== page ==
In response to portfolio1's comment:

    I have been vocal recently saying that I thought the O line was falling short in the biggest games against the biggest opponents. What you may have missed in my statements is that it is clear the O line is very, very good: (1) solid run blocking (in large part due to very good execution and technique taught by Dante S), (2) solid pass blocking (ditto), and (3) great depth - possibly best depth in the league.

     

    What is overlooked by those who treat the O line with the same religious fervor as some treat TB or BB (as the case may be) is that in their excellently well rounded abilities they can fall short against THE BEST in THE BIGGEST games. When we really want to be able to run into the teeth of a D the most beastial run Ds are generally up to the challenge. When we HAVE TO pass the most dominating pass rushes push TB to the limits and reduce time for receivers to get open.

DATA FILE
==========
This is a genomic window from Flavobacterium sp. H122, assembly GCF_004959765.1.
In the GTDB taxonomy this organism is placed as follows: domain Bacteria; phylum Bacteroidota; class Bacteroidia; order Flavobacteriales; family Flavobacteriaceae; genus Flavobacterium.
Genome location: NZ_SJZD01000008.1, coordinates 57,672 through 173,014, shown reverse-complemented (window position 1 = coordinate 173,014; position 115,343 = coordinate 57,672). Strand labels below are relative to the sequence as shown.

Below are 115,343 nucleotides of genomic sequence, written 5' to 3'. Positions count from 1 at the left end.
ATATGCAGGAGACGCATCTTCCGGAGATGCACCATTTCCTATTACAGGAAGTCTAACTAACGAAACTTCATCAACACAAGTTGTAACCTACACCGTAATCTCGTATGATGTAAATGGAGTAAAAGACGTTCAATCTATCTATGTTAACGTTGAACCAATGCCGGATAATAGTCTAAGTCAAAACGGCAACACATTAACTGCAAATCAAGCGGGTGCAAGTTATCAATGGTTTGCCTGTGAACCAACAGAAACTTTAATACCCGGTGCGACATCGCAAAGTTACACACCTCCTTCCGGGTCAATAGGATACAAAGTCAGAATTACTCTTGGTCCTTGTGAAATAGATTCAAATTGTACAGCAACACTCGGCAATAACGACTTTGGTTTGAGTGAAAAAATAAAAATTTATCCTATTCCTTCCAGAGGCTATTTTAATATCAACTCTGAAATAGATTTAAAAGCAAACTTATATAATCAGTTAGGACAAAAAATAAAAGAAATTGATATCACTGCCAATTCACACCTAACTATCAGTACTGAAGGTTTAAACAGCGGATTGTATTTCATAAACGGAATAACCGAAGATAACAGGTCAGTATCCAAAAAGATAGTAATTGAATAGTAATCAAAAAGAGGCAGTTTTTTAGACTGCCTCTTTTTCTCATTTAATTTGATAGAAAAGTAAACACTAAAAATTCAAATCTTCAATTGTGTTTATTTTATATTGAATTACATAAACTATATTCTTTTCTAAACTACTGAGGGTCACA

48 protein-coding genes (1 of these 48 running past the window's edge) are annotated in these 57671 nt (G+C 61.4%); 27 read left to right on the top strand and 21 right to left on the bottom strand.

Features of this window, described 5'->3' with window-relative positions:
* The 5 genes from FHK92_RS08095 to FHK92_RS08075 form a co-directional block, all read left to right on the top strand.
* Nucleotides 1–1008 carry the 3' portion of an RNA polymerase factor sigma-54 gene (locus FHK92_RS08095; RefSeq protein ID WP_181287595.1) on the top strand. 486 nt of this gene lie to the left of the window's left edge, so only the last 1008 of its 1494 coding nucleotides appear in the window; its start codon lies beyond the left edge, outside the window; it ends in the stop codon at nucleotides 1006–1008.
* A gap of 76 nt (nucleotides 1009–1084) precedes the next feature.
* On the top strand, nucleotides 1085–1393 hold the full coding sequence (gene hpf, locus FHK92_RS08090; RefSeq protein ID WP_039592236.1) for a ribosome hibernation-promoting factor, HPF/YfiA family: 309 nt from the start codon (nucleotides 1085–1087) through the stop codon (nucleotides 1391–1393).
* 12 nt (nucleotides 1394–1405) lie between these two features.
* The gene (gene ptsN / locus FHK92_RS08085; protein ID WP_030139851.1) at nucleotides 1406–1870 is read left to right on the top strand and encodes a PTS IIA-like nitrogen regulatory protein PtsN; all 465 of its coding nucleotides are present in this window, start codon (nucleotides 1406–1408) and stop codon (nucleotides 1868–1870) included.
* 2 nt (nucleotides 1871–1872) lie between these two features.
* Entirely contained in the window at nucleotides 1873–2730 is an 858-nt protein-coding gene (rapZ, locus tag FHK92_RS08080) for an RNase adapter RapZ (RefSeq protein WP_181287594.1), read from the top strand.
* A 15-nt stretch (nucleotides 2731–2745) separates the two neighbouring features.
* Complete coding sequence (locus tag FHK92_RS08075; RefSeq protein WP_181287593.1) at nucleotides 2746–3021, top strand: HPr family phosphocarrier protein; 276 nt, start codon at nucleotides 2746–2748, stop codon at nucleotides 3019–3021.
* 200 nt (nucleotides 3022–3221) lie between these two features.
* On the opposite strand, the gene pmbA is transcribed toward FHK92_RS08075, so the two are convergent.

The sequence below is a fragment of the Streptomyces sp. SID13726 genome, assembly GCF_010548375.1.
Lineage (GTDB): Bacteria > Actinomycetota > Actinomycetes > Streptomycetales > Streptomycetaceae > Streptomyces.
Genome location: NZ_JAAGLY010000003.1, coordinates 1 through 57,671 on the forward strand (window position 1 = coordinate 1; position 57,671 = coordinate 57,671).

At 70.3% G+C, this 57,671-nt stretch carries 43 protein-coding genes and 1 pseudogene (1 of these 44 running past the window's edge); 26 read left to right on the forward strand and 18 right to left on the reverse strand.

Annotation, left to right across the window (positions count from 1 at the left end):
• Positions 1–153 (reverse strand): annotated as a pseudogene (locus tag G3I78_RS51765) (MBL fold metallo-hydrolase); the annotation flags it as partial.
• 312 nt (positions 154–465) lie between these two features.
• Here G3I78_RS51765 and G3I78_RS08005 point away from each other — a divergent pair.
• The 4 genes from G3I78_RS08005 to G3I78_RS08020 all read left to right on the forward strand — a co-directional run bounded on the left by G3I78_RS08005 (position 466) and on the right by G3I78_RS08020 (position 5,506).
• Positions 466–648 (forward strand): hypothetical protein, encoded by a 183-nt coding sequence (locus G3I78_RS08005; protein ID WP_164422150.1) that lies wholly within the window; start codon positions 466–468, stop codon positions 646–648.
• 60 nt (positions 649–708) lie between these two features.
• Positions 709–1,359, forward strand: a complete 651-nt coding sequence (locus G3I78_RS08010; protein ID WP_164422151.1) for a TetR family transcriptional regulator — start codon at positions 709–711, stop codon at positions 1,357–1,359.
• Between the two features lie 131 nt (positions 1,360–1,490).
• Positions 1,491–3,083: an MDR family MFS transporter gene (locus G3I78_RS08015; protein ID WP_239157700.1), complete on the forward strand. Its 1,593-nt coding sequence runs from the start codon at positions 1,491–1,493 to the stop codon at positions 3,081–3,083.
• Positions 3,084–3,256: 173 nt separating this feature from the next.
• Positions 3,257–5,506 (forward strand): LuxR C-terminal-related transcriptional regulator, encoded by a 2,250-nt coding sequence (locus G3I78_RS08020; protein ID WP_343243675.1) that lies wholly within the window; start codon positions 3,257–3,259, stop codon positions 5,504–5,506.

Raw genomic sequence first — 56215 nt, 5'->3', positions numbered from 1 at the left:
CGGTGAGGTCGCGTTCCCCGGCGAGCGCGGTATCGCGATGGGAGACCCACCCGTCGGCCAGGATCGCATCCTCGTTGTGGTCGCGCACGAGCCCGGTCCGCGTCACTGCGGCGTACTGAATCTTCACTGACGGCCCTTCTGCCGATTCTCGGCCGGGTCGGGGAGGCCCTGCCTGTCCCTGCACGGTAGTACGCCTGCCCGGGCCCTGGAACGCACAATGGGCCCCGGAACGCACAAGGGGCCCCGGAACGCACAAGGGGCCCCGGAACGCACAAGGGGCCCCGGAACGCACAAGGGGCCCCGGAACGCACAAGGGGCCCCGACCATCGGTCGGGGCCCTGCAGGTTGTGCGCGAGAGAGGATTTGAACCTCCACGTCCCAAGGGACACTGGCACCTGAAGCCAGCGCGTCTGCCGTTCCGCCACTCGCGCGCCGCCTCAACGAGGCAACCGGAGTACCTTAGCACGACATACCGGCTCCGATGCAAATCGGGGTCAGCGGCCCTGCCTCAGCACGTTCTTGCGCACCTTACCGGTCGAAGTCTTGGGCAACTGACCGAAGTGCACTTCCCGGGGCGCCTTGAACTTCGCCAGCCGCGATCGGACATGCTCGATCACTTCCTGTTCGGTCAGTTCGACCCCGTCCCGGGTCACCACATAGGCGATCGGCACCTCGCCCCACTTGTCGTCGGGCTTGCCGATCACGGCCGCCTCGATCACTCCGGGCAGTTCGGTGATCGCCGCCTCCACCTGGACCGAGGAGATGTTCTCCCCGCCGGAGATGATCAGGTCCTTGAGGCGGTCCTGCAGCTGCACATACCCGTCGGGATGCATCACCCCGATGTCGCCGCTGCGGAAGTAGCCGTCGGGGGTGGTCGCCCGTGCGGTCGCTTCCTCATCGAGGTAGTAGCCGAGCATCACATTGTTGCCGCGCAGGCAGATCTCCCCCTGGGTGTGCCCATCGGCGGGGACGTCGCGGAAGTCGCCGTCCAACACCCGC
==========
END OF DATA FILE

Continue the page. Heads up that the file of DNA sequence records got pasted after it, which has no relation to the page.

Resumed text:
The strength of the O line is not really debatable. THey are really good. But in light of each playoff loss since 2007 (including 2 SBs) the inability to DOMINATE the way a champ does and even more than that, the inability to simply offset the opponent's defensive strength has been ALL TO PLAIN TO SEE.

    So yes, it is easy to wax on abount how good the O line is because they ARE. But they have also fallen short... I don't think it is really debatable.

     




    This is why many of us were upset with the game plan and play calling in the 2 SB losses. We passed a 2-1 ratio against the best pass rush in the LG. Against the same Dline that was vulnerable against the run.

    I don't want to turn this into the never ending story, but when you put your O-line in a tough position against the best pass rush in the LG then they will probably get beat a few times.

    Over all our O-line is an undeniable strength of this team. I hope we use it like we did the 1st half of last year and punch teams in the mouth in the trenches.